Last year, on November 4, I quit smoking. It just occurred to me today to look up the date and lo and behold, it's been a year! I had quit a few years ago, in February 2007, but by July 2008 I was smoking again, after having gained around 50 pounds. The two experiences were very different...how, you ask?
How did I quit?
Both times I quit cold turkey. The first time, my doctor made me pick a date and mark it on the calendar. That was extremely helpful. He wrote me a prescription for Chantix, but I couldn't afford it, and after doing some research I was glad I hadn't taken it - it can have serious side effects for someone suffering from depression. On quit day, I remember I had one cigarette left and I smoked it on my way to work, and for a long time I regretted that I hadn't sat down and really "enjoyed" it. I wasn't willing to buy another pack, though, so that's how it went.
This time, I probably made sure to "enjoy" it, but I honestly don't remember my last smoke!
How did I get through the first few days and weeks?
The first time I quit, I was acutely aware of exactly how many days it had been since I had quit. It was shockingly easier than I thought, although that may have been because I ate my way through all my triggers. I thought I would go easy on myself and allow myself to eat a little more than usual, but in reality I pretty much pulled my chair up to the buffet and never got up. I was proud of myself, though - I considered myself an ex-smoker, a successful quitter.
This time, it was totally different. I never remember my quit date - it just occurred to me this morning that I was probably close to a year of not smoking. I didn't count hours or days. I was exercising at that point, so I did not fall back into negative eating patterns (that happened later, after I quit exercising!). I must have felt ready and confident, since I chose to quit right before the holidays! My reward to myself for quitting was joining the gym and I actually quit the day of my first session with my trainer. It really felt much more like I just walked away from smoking rather than "quit." There was no struggle. In my mind now, I consider myself a non-smoker, not an ex-smoker.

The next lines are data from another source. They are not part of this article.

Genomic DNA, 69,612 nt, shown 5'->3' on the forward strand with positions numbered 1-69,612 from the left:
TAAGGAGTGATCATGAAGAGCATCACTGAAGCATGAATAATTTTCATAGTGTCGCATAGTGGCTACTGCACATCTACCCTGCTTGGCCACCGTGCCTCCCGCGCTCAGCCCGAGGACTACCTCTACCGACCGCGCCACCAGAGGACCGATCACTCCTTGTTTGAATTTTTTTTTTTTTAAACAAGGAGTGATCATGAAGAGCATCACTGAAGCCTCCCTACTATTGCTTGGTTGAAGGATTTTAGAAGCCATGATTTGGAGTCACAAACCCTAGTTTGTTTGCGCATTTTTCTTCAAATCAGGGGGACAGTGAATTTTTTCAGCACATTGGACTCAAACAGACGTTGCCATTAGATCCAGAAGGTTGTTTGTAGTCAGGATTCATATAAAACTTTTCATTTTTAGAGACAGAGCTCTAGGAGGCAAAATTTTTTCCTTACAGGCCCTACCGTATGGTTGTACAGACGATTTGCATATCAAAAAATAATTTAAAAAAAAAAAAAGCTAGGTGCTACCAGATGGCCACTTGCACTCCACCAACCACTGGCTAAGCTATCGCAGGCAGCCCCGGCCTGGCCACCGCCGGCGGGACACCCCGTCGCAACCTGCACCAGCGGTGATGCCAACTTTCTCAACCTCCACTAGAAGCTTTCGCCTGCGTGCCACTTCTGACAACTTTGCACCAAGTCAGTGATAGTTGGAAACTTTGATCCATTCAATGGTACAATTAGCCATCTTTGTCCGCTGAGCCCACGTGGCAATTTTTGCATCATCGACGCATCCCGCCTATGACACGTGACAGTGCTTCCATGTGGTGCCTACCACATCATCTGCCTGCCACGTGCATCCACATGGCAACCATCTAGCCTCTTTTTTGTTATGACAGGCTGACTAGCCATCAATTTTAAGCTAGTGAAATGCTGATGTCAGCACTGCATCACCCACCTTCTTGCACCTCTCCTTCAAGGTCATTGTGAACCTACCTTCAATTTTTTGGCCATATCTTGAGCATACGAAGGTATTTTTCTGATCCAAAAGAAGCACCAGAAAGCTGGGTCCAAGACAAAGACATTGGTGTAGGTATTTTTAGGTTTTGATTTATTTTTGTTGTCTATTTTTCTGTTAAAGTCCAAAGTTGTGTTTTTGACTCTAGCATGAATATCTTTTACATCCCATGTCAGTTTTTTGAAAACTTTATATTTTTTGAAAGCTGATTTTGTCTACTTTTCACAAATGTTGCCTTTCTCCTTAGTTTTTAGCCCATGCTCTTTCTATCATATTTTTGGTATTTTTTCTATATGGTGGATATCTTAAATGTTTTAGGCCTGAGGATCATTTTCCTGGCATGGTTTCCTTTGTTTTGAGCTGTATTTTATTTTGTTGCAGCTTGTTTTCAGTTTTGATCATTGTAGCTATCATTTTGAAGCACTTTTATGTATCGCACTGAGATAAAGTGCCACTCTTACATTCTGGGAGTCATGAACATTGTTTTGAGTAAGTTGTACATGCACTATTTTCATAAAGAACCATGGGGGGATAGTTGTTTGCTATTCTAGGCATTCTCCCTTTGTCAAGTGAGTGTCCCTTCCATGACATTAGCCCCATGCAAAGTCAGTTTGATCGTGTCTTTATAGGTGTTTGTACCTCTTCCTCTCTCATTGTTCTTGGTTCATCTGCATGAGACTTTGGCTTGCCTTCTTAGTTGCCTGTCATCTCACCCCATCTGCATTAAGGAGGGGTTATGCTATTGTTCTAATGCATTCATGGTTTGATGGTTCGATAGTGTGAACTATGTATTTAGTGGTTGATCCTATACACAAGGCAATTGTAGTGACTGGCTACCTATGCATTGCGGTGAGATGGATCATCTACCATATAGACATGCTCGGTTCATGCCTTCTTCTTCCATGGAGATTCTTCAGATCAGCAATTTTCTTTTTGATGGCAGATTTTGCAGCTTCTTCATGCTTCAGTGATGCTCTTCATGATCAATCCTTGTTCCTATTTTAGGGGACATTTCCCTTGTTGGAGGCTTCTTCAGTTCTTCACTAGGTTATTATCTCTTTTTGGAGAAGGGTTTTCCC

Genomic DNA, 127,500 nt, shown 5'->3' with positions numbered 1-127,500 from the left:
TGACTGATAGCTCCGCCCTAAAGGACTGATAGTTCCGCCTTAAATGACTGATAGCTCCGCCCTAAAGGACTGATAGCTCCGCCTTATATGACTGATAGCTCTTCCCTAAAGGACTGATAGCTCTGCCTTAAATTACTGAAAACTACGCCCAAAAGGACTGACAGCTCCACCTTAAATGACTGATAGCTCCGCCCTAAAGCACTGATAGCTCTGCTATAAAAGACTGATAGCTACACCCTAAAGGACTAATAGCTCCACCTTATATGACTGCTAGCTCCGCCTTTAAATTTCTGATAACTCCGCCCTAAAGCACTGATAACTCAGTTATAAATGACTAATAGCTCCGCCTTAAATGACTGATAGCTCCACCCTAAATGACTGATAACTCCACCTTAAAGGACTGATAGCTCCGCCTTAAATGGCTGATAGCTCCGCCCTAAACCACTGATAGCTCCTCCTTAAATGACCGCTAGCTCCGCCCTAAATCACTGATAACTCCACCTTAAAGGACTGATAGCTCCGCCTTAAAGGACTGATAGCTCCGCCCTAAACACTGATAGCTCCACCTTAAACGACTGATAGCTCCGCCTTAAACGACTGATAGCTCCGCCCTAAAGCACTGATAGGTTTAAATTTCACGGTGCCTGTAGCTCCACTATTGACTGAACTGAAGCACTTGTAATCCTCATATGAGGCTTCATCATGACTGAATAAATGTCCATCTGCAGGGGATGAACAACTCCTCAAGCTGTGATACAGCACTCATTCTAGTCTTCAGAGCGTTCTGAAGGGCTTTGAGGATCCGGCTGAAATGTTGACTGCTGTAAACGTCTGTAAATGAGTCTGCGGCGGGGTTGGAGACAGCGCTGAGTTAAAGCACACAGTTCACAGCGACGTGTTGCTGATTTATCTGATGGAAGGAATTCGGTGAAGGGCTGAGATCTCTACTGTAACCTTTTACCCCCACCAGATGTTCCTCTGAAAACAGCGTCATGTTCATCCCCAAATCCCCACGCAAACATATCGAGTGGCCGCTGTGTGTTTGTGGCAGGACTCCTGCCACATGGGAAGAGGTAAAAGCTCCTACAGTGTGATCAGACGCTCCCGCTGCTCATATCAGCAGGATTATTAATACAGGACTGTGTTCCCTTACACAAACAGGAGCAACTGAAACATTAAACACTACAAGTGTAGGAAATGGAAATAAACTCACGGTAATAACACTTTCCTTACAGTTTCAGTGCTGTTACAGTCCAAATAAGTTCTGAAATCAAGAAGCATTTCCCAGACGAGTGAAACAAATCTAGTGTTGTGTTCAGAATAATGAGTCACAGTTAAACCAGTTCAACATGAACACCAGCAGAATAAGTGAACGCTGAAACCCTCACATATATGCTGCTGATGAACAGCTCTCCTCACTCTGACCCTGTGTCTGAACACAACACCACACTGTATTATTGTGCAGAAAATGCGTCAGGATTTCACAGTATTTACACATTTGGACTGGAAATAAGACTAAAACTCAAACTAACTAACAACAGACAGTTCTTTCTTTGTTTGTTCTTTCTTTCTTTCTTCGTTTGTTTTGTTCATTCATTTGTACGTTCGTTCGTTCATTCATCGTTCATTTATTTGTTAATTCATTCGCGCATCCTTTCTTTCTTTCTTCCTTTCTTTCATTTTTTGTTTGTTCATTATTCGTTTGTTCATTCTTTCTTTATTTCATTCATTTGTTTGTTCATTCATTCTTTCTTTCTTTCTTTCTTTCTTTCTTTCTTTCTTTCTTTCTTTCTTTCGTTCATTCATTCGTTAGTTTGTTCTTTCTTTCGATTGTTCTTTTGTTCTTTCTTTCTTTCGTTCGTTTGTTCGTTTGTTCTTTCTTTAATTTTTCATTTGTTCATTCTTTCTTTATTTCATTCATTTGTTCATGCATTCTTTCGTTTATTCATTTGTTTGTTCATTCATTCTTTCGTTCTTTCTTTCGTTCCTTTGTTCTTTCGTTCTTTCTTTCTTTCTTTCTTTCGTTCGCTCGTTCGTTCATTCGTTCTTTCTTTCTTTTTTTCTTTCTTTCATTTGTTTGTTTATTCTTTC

What was the hardest part?
Well the most frustrating thing for sure is the way my metabolism seems to come to a grinding halt. My doctor told me that it can take up to a year for your metabolism to readjust after quitting, and I feel that for sure! The weight gain the first time is largely what drove me to start smoking again, I was just SO TIRED of being fat. At that time, I was very stressed out, going through a lot, and smoking seemed easier than, oh I don't know, exercising and trying to lead a healthier life!
I definitely feel that my metabolism was similarly affected this time, and as you know, I am experiencing major frustrations, but it never crosses my mind to start smoking again. And my kids are so proud of me, I would have a hard time disappointing them again! Or myself, for that matter.
No, not this time. The smell of someone smoking nauseates me. I can't believe that I ever convinced myself I could cover the smell! I am so sensitive to it now, I can smell someone in the next car over smoking!
Will it last?
I believe it's gonna stick this time. Despite having a hard time losing weight, there is too much that I want to do and a healthy lifestyle is too important to me now. I did not have that to fall back on last time. The key to my success this time is definitely continuing to be active and set new goals for myself.
Happy anniversary to me, Liz, the non-smoker!